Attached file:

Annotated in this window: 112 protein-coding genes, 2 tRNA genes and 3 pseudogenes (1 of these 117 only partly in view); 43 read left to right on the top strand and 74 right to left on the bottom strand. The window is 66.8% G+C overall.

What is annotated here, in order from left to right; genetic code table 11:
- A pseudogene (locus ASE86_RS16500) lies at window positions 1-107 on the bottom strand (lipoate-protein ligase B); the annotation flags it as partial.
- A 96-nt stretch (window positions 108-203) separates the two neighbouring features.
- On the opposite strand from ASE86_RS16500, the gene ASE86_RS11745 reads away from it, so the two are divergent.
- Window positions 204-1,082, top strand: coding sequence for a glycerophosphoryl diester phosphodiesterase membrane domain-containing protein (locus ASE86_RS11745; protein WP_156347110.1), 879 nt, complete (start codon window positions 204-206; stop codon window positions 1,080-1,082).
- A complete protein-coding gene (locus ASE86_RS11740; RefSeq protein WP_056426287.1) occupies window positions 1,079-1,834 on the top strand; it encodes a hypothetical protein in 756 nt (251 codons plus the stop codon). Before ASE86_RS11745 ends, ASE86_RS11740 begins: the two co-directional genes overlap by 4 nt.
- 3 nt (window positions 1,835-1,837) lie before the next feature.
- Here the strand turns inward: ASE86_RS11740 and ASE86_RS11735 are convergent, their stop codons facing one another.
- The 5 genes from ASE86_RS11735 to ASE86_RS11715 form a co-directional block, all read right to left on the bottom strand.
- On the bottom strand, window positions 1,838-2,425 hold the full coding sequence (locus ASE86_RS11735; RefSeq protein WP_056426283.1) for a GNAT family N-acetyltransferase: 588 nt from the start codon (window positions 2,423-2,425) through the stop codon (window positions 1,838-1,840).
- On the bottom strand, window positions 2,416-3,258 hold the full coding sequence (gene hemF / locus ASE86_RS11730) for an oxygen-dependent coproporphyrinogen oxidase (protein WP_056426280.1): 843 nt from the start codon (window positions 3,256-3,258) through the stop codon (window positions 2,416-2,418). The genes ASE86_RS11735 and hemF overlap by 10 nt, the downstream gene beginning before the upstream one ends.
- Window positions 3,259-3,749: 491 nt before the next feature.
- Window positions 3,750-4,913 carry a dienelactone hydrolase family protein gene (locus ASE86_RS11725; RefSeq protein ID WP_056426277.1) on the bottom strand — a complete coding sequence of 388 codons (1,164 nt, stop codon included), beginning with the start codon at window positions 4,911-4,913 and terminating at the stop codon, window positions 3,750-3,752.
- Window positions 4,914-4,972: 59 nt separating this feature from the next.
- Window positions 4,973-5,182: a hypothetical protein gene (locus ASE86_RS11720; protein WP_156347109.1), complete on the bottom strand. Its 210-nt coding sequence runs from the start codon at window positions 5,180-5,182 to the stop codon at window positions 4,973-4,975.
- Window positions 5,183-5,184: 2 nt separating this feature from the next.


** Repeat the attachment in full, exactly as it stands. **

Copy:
Annotated in this window: 112 protein-coding genes, 2 tRNA genes and 3 pseudogenes (1 of these 117 only partly in view); 43 read left to right on the top strand and 74 right to left on the bottom strand. The window is 66.8% G+C overall.

What is annotated here, in order from left to right; genetic code table 11:
- A pseudogene (locus ASE86_RS16500) lies at window positions 1-107 on the bottom strand (lipoate-protein ligase B); the annotation flags it as partial.
- A 96-nt stretch (window positions 108-203) separates the two neighbouring features.
- On the opposite strand from ASE86_RS16500, the gene ASE86_RS11745 reads away from it, so the two are divergent.
- Window positions 204-1,082, top strand: coding sequence for a glycerophosphoryl diester phosphodiesterase membrane domain-containing protein (locus ASE86_RS11745; protein WP_156347110.1), 879 nt, complete (start codon window positions 204-206; stop codon window positions 1,080-1,082).
- A complete protein-coding gene (locus ASE86_RS11740; RefSeq protein WP_056426287.1) occupies window positions 1,079-1,834 on the top strand; it encodes a hypothetical protein in 756 nt (251 codons plus the stop codon). Before ASE86_RS11745 ends, ASE86_RS11740 begins: the two co-directional genes overlap by 4 nt.
- 3 nt (window positions 1,835-1,837) lie before the next feature.
- Here the strand turns inward: ASE86_RS11740 and ASE86_RS11735 are convergent, their stop codons facing one another.
- The 5 genes from ASE86_RS11735 to ASE86_RS11715 form a co-directional block, all read right to left on the bottom strand.
- On the bottom strand, window positions 1,838-2,425 hold the full coding sequence (locus ASE86_RS11735; RefSeq protein WP_056426283.1) for a GNAT family N-acetyltransferase: 588 nt from the start codon (window positions 2,423-2,425) through the stop codon (window positions 1,838-1,840).
- On the bottom strand, window positions 2,416-3,258 hold the full coding sequence (gene hemF / locus ASE86_RS11730) for an oxygen-dependent coproporphyrinogen oxidase (protein WP_056426280.1): 843 nt from the start codon (window positions 3,256-3,258) through the stop codon (window positions 2,416-2,418). The genes ASE86_RS11735 and hemF overlap by 10 nt, the downstream gene beginning before the upstream one ends.
- Window positions 3,259-3,749: 491 nt before the next feature.
- Window positions 3,750-4,913 carry a dienelactone hydrolase family protein gene (locus ASE86_RS11725; RefSeq protein ID WP_056426277.1) on the bottom strand — a complete coding sequence of 388 codons (1,164 nt, stop codon included), beginning with the start codon at window positions 4,911-4,913 and terminating at the stop codon, window positions 3,750-3,752.
- Window positions 4,914-4,972: 59 nt separating this feature from the next.
- Window positions 4,973-5,182: a hypothetical protein gene (locus ASE86_RS11720; protein WP_156347109.1), complete on the bottom strand. Its 210-nt coding sequence runs from the start codon at window positions 5,180-5,182 to the stop codon at window positions 4,973-4,975.
- Window positions 5,183-5,184: 2 nt separating this feature from the next.